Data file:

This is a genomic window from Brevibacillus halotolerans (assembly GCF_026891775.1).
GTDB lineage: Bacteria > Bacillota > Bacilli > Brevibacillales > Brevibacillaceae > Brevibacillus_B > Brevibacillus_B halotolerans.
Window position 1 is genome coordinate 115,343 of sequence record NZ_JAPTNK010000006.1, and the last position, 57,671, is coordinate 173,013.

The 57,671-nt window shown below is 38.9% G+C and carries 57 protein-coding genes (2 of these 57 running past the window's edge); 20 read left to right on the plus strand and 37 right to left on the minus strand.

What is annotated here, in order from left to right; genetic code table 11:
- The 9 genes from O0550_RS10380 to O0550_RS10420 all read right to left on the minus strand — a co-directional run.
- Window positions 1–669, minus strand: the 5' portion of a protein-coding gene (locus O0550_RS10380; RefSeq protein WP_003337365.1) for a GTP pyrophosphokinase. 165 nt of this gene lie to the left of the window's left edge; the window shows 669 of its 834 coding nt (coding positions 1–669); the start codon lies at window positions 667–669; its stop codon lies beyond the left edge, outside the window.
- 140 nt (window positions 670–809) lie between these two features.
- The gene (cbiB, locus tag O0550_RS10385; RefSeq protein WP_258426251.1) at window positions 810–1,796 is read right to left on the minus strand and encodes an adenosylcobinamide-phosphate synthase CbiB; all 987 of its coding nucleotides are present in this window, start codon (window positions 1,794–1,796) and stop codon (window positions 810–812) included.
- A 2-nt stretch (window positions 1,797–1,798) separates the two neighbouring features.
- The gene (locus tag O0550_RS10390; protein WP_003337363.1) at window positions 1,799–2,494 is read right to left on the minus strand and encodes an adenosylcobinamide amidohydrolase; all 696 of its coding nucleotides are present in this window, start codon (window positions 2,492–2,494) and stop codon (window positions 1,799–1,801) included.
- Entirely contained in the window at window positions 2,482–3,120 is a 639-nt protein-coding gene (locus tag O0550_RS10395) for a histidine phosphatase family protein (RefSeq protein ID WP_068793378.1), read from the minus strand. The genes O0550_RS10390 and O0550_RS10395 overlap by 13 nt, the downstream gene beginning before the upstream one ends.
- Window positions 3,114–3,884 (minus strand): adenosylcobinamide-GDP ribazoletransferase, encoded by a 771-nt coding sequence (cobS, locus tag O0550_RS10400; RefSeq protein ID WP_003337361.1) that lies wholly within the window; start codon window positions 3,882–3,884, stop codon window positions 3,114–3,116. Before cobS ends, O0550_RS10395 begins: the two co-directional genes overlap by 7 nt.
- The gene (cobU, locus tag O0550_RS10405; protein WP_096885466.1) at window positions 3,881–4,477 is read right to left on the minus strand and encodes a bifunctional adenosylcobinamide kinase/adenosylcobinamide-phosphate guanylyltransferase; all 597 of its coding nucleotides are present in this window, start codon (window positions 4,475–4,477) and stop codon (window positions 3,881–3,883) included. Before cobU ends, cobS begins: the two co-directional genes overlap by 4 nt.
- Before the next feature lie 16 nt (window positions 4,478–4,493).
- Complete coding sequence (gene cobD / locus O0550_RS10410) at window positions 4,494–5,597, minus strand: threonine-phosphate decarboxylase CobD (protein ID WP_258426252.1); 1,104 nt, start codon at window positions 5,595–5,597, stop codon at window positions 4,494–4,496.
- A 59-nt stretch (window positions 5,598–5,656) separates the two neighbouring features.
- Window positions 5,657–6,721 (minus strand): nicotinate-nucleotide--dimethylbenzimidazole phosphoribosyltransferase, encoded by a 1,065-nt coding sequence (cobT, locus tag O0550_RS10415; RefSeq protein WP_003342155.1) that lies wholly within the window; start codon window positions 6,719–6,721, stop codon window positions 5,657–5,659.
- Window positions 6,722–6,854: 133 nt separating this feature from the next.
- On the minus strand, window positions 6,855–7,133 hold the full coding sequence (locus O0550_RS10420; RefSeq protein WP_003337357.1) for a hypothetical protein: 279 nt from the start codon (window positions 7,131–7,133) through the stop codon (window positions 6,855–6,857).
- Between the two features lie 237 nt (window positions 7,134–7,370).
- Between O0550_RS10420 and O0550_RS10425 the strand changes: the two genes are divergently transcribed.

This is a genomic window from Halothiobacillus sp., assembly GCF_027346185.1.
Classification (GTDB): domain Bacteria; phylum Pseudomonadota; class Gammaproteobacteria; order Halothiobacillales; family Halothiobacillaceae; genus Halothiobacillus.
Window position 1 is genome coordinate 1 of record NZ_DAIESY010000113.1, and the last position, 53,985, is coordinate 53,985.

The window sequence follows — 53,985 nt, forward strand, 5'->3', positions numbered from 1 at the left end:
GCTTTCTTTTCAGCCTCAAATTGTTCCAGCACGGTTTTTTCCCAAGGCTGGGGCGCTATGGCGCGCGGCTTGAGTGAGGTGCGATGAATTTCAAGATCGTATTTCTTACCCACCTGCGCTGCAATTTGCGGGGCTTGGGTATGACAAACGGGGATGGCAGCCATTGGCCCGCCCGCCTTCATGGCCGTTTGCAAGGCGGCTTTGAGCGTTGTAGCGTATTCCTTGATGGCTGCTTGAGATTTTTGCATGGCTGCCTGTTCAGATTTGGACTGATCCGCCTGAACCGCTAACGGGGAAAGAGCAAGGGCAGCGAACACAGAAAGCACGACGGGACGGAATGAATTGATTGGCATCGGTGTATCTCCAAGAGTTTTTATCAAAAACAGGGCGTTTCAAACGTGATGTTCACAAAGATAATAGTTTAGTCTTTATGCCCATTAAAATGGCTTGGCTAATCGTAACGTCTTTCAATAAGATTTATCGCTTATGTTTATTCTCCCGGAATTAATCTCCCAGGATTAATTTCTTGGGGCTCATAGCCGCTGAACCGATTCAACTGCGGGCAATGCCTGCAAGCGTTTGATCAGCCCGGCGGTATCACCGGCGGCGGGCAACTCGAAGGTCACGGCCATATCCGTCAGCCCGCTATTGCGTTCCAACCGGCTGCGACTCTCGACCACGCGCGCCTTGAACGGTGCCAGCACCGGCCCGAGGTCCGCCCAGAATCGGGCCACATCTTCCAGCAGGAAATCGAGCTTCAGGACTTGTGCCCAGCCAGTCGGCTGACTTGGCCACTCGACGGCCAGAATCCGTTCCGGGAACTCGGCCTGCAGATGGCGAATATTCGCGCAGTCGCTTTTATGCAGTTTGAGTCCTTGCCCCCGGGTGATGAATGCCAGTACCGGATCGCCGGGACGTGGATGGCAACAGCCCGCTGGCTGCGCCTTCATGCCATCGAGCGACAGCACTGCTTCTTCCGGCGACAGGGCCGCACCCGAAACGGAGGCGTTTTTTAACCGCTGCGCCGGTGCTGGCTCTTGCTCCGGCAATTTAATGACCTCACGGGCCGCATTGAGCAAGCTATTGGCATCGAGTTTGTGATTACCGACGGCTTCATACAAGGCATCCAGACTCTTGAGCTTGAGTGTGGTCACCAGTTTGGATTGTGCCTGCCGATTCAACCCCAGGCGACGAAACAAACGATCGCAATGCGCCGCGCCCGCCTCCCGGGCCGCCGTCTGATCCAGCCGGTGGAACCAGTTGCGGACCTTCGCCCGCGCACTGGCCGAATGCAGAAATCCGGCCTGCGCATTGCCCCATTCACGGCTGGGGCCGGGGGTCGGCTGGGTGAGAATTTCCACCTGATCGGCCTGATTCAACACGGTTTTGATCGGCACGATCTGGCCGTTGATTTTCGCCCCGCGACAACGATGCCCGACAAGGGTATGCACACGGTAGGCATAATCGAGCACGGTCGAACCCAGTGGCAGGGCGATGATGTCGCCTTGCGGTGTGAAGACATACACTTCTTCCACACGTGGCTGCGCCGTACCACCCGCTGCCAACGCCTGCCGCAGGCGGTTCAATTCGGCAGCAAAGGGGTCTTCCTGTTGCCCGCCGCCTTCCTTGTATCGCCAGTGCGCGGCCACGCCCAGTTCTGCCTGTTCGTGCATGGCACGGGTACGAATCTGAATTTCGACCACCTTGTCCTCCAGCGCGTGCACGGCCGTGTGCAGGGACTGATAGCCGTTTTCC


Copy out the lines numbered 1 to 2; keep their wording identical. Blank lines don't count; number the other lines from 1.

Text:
This is a genomic window from Brevibacillus halotolerans (assembly GCF_026891775.1).
GTDB lineage: Bacteria > Bacillota > Bacilli > Brevibacillales > Brevibacillaceae > Brevibacillus_B > Brevibacillus_B halotolerans.